Researchers from the University of Bristol have begun a trial to find out how well a training and support package for teachers works in recognising and combatting mental health problems.
Mental health problems are a frequently highlighted as a concern in the teaching profession. A 2015 report by the Education Support Partnership found 77 per cent of the 2,077 teachers surveyed suffered from stress, 60 per cent from anxiety and 38 per cent from depression.
The Bristol evaluation, which is funded by the National Institute for Health Research (NIHR), will look at the effectiveness of a training package called ‘Mental Health First Aid’ (MHFA). The package aims to equip lay people to recognise the signs and symptoms of mental ill health, and to provide initial help to people in distress, before referring on to specialist help if needed.
“Teachers who leave the profession often cite mental health problems as one of the contributing factors, so it’s crucial they get the right support. Our study is intended to improve the mental health support and training available to secondary school teachers.”
The trial is taking place in 24 secondary schools – half in Bristol and surrounding areas, and half in Cardiff and surrounding areas.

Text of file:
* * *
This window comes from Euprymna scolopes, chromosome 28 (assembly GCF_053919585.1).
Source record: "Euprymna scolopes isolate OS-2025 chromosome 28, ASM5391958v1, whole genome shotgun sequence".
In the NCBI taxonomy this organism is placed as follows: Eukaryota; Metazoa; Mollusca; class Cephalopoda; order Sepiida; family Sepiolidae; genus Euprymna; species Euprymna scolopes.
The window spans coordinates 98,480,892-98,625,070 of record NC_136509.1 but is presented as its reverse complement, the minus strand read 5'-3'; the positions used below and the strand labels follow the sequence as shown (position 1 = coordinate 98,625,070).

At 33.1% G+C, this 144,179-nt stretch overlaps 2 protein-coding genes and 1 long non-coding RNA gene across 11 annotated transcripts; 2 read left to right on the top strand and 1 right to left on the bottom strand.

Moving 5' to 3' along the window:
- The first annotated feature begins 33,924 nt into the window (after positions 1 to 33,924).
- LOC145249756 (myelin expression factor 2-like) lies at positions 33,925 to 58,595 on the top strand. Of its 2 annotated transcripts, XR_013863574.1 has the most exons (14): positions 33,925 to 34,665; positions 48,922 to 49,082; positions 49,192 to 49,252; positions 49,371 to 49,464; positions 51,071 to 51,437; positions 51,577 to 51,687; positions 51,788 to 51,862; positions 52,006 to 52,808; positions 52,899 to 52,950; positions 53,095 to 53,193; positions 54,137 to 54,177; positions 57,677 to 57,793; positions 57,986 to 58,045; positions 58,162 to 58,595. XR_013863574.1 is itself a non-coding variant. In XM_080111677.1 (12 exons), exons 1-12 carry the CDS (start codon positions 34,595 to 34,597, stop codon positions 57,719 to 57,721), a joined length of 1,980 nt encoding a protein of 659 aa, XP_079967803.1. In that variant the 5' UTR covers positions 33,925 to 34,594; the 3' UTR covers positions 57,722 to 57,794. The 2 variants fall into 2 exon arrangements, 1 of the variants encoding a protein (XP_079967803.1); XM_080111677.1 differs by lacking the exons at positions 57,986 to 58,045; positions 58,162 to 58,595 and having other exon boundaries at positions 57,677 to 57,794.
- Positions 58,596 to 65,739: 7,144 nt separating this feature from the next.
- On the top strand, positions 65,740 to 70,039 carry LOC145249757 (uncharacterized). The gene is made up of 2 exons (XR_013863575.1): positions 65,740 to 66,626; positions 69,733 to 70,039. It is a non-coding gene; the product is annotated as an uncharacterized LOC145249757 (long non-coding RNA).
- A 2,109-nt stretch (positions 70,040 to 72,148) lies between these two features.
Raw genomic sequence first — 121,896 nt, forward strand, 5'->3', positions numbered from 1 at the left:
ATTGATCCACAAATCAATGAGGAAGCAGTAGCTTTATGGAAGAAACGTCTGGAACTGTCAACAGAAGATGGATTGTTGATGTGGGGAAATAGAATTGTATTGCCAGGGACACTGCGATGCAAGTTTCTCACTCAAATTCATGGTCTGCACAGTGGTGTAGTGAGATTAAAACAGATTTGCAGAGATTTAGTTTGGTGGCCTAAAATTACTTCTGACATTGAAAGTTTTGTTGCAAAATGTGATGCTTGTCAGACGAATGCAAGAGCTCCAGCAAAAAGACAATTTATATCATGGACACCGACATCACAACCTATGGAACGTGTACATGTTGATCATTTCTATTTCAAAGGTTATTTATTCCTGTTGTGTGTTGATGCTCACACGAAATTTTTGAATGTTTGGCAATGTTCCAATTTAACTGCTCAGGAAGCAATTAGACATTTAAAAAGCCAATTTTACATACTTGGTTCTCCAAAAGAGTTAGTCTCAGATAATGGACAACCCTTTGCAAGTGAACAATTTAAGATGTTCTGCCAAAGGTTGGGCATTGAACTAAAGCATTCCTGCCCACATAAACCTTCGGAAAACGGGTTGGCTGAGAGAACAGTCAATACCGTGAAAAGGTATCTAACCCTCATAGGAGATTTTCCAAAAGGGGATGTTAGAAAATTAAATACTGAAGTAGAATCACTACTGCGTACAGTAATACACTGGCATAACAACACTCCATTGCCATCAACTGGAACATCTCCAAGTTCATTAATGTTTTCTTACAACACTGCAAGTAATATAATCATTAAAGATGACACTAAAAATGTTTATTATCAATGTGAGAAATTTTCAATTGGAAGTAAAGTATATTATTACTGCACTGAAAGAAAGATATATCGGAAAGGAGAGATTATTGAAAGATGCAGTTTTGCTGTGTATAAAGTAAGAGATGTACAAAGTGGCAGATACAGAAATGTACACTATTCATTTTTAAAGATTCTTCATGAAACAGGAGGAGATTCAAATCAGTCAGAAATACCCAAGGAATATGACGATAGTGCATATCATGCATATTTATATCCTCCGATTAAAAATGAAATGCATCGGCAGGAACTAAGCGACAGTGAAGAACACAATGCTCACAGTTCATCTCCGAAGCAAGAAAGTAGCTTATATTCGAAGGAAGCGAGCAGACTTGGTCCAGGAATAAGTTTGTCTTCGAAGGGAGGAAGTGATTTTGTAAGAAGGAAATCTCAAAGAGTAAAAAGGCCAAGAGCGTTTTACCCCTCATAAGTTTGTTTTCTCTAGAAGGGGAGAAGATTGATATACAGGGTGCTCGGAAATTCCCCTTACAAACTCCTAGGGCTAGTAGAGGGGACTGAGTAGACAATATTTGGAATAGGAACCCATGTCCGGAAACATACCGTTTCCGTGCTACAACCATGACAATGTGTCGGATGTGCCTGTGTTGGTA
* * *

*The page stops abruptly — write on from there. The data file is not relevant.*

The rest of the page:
The team’s study will have two aspects. They will train a group of staff in MHFA, who then set up a confidential peer support service for colleagues, as there is evidence that school staff do not feel able to talk openly about difficulties they are having. There will also be training for mainstream teachers such as tutors in MHFA for Schools and Colleges, which specifically aims to equip school staff to support students in distress.
Dr Kidger said:
“Our randomised controlled trial will look at what impact MHFA training and a staff peer support service have on teacher wellbeing. We’ll also be measuring effects on teacher depression, sickness absence, and underperformance at work, as well as student mental health and wellbeing.
“There is reasonably strong evidence that MHFA training increases knowledge and confidence in helping others, and decreases stigmatising attitudes, but there is a lack of evidence about its impact on the mental health of those who are supported by MHFA trainees, so we hope to further knowledge in this area.
“We are currently recruiting schools to take part in the trial, and would love to hear from any schools in the Bristol or Cardiff areas that are interested.”
The trial started on Dec 1 2015, with the first data collections in June 2016, final follow up data collections in June 2018, and an official end date of April 2019.
MHFA was originally devised in Australia by Anthony Jorm and Betty Kitchener. It has been adapted for and is delivered in over 20 countries now. The website for the version in England is www.mhfaengland.org.The NIHR Public Health Research Programme funds the trial’s evaluation costs, with the intervention costs being shared between Public Health England, Public Health Wales and Bristol City Council.